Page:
American Greed that discussed the Wheaton Bandit, an armed bank robber who last struck in December 2006 and was never apprehended.
Several aspects of the story struck me. First, this criminal struck 16 times in less than five years, only once being repelled when he was detected en route to a bank and locked out by vigilant tellers. Does a criminal who continues to strike without being identified and apprehended bear resemblance to cyber criminals?
Second, the banks did not respond by posting guards on site. Guards tend to aggravate the problem and people get hurt, according to the experts cited on the show. Instead, the banks posted greeters right at the front door to say hello to everyone entering the bank. I've noticed this at my own local branch within the last year, but thought it was an attempt to duplicate Wal-Mart; apparently not. Because the robber also disguises himself with a balaclava (pictured at right), the bank banned customers from wearing hoods, sunglasses, and other clothing that obscures the face in the bank.
Third, improved monitoring is helping police profile the criminal. Old bank cameras used tape that was continuously overwritten, resulting in very grainy imagery. Newer monitoring systems are digital and pick up many details of the crime. For example, looking at recent footage the cops noticed the robber "indexing" the gun by keeping his index finger away from the trigger, like we learned in the military or in law enforcement. They also perceived indications he wears light body armor while robbing banks.
Finally, one of the more interesting aspects of the show was the reference to a DoJ Bank Robbery (.pdf) document. It contains a chart titled Distinguishing Professional and Amateur Bank Robbers, reproduced as a linked thumbnail at left.
I understand the purpose of the document; it's a way to determine if the robber is an amateur or a professional. This made me consider some recent posts like Threat Model vs Attack Model. A threat model describes the capabilities and intentions of either a professional bank robber or an amateur bank robber. An attack model describes how a robber specifically steals money from a particular bank. Threat models are more generic than attack models, because attack models depend on the nature of the victim.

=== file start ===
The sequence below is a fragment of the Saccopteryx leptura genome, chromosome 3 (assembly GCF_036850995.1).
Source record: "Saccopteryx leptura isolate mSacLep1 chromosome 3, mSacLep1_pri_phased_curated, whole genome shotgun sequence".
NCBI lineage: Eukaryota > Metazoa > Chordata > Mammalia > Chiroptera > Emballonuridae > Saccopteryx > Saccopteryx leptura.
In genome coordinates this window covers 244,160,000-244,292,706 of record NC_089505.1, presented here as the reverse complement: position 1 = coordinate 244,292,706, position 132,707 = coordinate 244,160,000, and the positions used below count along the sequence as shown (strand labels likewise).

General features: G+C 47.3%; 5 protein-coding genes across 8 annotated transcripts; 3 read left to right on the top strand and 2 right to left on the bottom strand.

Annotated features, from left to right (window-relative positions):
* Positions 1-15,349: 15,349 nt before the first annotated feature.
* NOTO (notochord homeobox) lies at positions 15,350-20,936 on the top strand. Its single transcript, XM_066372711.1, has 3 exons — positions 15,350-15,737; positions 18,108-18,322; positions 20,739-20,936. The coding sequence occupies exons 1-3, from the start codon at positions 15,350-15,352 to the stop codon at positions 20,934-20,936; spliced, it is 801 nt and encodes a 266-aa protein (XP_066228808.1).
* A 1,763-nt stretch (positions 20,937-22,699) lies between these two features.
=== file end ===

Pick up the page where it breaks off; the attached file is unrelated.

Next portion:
Watching this show reminded me that security is not a new problem. Who has been doing security the longest? The answer is: physical security operators. If we digital security newbies don't want to keep reinventing the wheel, it might make sense to learn more from the physical side of the house. I think convergence of some kind is coming, at least at some level of the management hierarchy.
If you argue that the two disciplines are too different to be jointly managed, consider the US military. The key warfighting elements are the Unified Combatant Commands, which can be headed by just about any service member. Some commands were usually led by a general from a certain service, like the Air Force for TRANSCOM, but those arrangements are being unravelled. Despite the huge Army occupation in the Middle East, for example, the next CENTCOM leader is a Naval officer, and so is the next Chairman of the Joint Chiefs. Even the new head of SOCOM is Navy. This amazes me. When I first learned about Joint warfare, the joke was "How do you spell Joint? A-R-M-Y." Now it's N-A-V-Y.
For more on this phenomenon, please read Army Brass Losing Influence, which I just found after writing this post.
Perhaps we should look to a joint security structure to combine the physical and digital worlds? That would require joint conferences and similar training opportunities. Some history books with lessons for each side would be helpful too.